To Sarah Palin: 10 reasons why you shouldn't sue Joe McGinniss
A former attorney for The New Yorker tells Sarah Palin why she's better off ignoring Joe McGinniss and his unauthorized Palin bio.
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6. Understandably, and rightly (for the most part) media defendants resist discovery. They are not at all receptive to “requests” for all notes, internal memoranda, galley proofs, page proofs, tape recordings, transcripts of tape recordings, e-mails – any and all “memorializations” of interviews and conversations; fact-checking. Assuming damning “evidence” of McGinniss’s actual malice exists (ever existed, still exists), would it be worth months and months of effort to pursue such “evidence”? Assuming “evidence” of knowing falsehoods and reckless disregard of truth can somehow be obtained, wouldn’t such a crusade take a toll on your children?
7. In such litigation, the other side will persist in its “requests” for “discovery” – for document production; for depositions – withering interrogations of those who knew you and worked with you back when; questions designed and posed to create embarrassment; to give rise to intimations that you would rather not have intimated. Would you want to expose friends and former colleagues to such questioning? Isn’t it conceivable that detractors might be emboldened to become “sources” – seeing opportunity to be vindictive under the protection of defense lawyering?
8. The lawyer who has been quoted in the press threatening to sue on your behalf for a “series of lies and rumors” may well be an Alaska “super lawyer.” And, if I am not mistaken, he is a name partner in the Fairbanks law firm best known for its personal injury defense work in medical malpractice cases and products liability cases, and thus may have a keen sense of how personal injury claims are waged. And, cunningly, he may file in a court in Alaska, which would give you home-field advantage. However, there will be any number of media organizations that will feel compelled to rally to the defense table, even though these media organizations may be less than comfortable with McGinniss’s reporting and fact-checking. Might it be more astute to wage your claims, if at all, on the op-ed pages of the very publications that champion freedom of the press and the vibrant airing of views no matter how controversial?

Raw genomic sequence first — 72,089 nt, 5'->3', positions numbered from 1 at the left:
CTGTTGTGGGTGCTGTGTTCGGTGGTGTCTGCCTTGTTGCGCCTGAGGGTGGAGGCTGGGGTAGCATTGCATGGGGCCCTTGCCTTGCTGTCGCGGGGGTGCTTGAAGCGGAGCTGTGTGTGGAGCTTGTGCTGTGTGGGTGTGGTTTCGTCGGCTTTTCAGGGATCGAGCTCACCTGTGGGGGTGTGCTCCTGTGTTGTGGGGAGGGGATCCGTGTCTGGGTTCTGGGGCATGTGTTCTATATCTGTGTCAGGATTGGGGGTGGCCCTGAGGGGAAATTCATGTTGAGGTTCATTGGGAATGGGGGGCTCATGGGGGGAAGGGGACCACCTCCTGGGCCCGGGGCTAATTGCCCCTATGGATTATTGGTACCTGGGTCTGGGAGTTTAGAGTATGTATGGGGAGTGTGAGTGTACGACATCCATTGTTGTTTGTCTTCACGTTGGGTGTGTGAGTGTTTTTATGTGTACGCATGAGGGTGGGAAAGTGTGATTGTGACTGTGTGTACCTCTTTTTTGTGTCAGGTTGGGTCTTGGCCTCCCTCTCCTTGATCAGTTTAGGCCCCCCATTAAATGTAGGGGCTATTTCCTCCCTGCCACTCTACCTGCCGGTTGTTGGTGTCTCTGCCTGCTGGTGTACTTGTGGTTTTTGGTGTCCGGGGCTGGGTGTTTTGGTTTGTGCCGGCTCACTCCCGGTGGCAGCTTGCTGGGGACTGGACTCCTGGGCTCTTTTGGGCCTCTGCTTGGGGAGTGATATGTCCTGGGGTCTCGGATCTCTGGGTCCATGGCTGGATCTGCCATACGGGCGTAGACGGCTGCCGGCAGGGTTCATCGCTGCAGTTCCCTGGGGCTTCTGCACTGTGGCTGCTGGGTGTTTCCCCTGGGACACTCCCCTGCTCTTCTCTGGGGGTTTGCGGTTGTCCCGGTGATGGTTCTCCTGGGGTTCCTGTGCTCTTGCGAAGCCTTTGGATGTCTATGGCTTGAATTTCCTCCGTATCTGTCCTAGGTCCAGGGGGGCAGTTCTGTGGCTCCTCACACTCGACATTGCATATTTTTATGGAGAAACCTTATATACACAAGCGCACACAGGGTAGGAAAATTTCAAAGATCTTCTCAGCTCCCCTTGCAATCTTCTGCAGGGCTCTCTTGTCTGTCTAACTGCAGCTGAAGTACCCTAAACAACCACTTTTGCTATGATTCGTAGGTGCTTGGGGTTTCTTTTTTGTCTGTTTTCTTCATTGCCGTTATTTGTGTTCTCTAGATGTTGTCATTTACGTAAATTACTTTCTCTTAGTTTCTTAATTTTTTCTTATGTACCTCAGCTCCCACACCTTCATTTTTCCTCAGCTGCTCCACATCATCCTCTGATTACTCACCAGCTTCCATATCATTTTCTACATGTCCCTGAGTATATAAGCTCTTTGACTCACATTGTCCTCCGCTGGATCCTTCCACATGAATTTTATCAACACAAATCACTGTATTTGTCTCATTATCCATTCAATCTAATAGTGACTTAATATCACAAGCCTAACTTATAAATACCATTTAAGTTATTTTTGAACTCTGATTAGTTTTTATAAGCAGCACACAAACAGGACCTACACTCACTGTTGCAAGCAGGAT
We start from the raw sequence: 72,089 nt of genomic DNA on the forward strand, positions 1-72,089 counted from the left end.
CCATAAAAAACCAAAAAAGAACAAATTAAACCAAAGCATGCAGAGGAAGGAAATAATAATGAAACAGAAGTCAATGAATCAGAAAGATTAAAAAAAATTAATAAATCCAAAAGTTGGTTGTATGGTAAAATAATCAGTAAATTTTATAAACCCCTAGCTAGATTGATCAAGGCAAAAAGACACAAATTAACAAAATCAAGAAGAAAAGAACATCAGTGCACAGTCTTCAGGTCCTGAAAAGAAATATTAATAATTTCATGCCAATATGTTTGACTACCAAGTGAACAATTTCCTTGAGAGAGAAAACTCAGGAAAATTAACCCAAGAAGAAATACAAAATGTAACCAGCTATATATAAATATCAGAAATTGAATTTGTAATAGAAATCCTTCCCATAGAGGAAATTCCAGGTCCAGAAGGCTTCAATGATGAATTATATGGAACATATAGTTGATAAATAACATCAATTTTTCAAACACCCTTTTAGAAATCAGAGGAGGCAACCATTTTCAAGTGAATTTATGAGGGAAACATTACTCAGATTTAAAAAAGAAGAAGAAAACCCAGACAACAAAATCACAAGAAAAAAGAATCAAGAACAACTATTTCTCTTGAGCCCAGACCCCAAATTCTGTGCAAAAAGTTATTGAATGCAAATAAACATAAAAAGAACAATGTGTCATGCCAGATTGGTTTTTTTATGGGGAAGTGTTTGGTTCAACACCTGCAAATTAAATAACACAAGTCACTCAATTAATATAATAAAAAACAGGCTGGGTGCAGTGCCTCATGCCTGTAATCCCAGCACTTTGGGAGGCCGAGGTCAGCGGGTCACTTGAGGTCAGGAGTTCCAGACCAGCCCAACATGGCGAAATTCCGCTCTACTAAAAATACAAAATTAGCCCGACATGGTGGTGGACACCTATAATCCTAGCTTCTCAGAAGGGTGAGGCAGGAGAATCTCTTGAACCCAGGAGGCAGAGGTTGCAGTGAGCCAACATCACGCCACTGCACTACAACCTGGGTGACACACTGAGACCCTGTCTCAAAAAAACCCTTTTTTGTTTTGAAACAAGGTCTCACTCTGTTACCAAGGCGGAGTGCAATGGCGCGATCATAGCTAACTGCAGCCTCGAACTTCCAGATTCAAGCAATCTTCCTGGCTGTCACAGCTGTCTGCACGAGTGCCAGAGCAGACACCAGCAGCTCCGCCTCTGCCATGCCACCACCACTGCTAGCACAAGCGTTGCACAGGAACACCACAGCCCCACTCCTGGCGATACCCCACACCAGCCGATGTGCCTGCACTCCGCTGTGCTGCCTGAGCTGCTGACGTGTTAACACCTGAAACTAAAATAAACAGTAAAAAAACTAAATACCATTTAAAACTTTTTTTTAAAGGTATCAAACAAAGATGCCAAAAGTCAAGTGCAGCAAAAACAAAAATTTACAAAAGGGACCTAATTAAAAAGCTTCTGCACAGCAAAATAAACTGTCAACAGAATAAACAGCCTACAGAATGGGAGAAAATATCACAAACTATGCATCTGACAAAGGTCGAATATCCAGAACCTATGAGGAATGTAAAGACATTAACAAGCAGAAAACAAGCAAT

9. As your lawyer knows better than most attorneys, libel lawsuits, like other kinds of personal injury lawsuits, have to survive motions to dismiss and motions for summary judgment. One side or the other will usually take appeals, so that the actual presentation of evidence and testimony may not come about (if at all) for years. Don’t you have better things to do?
10. Given your access to the media, along with your ability to parry and repel criticism and innuendo, wouldn’t your own well-aimed salvos and barbs be more effective – and winning – than anything that might be said in pages and pages of legal pleadings? Can a judge’s ruling or a jury’s verdict, ten years from now, count for more than a few zingers you can deftly deliver in the coming days?
Joseph H. Cooper was editorial counsel at The New Yorker from 1976 to 1996. He teaches Media Law and Ethics at Quinnipiac University’s Graduate School of Communications.
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